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Review: Guns N' Roses at the Covelli Centre

December 8, 2011 - Andy Gray
Wednesday night – OK, mostly Thursday morning – a band entertained a rock crowd in Youngstown with songs by Pink Floyd, AC/DC, The Who, Elton John, Paul McCartney & Wings, Bob Dylan and, oh yeah, Guns N’ Roses.

That set list could describe any cover band playing a downtown bar. The difference is these guys just got into the Rock and Roll Hall of Fame.

Well, one of ‘em did anyway.

On the day Guns N’ Roses found out it will be inducted into the Rock Hall, the band played at the Covelli Centre. It may have taken a Groupon deal to help move the tickets, but the venue was mostly full as the band launched into a marathon set that included plenty of GNR songs as well as the many covers.

Axl Rose is the only remaining original member. The current lineup might not fit some old-school fan’s definition of what constitutes Guns N’ Roses, but it also isn’t Rose & His Hired Guns.

Wednesday’s show had a band feel to it. Rose doesn’t treat these guys like his backup band. GNR isn’t a democracy, Chinese or otherwise, but Rose comes across at least as a benevolent dictator, generously sharing the limelight with long-time keyboard player Dizzy Reed, keyboard player Chris Pittman, bassist Tommy Stinson, drummer Frank Ferrer and the guitar triumvirate of Richard Fortus, Ron ``Bumblefoot’’ Thal and DJ Ashba.

That’s one of the reasons the show is so long. Wednesday’s main set was 27 songs (including the instrumental showcases) and about 140 minutes before the encores. Reed did an extended instrumental version of The Who’s ``Baba O’Riley,’’ and Rose did his own stint at the grand piano playing Elton John songs.

Thal wove the ``Pink Panther’’ theme into his shredding showcase while Fortus played a buzzsaw version of the ``James Bond’’ theme. Stinson gave a shout out to ``Youngstown’s own Stiv Bators’’ (actually Girard, but close enough) before launching into the Dead Boys’ ``Sonic Reducer.’’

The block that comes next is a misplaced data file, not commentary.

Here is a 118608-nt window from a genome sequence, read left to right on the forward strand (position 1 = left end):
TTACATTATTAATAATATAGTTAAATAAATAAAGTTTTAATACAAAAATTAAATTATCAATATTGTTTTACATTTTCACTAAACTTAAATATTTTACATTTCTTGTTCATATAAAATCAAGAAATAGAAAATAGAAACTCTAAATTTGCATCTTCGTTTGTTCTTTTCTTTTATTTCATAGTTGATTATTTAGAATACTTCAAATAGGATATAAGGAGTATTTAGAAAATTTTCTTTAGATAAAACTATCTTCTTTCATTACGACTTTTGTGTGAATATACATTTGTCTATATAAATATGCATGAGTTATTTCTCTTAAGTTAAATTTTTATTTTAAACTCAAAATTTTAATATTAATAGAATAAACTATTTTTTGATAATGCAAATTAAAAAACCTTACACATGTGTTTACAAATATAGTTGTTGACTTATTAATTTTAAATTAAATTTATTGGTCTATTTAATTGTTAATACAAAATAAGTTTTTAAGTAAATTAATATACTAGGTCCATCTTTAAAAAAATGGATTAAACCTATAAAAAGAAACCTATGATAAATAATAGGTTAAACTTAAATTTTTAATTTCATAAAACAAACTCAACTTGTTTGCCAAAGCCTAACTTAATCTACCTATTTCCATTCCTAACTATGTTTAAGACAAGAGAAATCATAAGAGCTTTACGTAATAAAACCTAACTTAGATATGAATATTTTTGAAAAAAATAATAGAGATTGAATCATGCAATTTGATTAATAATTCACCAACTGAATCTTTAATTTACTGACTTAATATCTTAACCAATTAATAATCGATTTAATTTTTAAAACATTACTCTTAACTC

And each musician has opportunities to show off on the GNR material, which included a few tracks from ``Chinese Democracy’’ but drew heavily from the ``Appetite for Destruction’’ and ``Use Your Illusion’’ discs -- ``Welcome to the Jungle,’’ ``Mr. Brownstone,’’ ``Civil War,’’ ``Sweet Child O’ Mine,’’ ``November Rain,’’ ``Nightrain’’ and ``It’s So Easy.’’

Rose might not have been at his kilt-wearing weight, but he looked good, certainly not as puffy as he did in those AP photos from Brazil, where his yellow slicker stage attire drew comparisons to Paddington Bear. And he can still do that serpentine shimmy.

His voice also sounded reasonably strong, although it was far enough down in the mix that the roar of the three guitar players helped cover any shaky notes. Even at its commercial peak, GNR had an uneven rep as a live act, but Rose’s notoriously prickly attitude wasn’t in evidence Wednesday.

One thing hasn’t changed, though. GNR came on stage Wednesday at 10:55 p.m., which is the time most Covelli Centre headliners are saying goodnight. The start time of the show was pushed back two days before the concert, and the doors didn’t open until 8 p.m. Those who showed up early expecting the music to start at 8 were left waiting in the cold.

On a weeknight when many folks have to get up for work the next day, starting a concert – one that runs close to three hours – that late really is a disservice to the audience. I confess I bailed at 1:15 a.m., just as the encore was starting. And considering how many empty parking spots I saw then, many didn’t last that long.

It’s too bad. Because this lineup delivered a show worth enjoying to the end.

 
 

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Blog Photos

Axl Rose performs Wednesday at the Covelli Centre in Youngstown. (Photo by Bob Jadloski)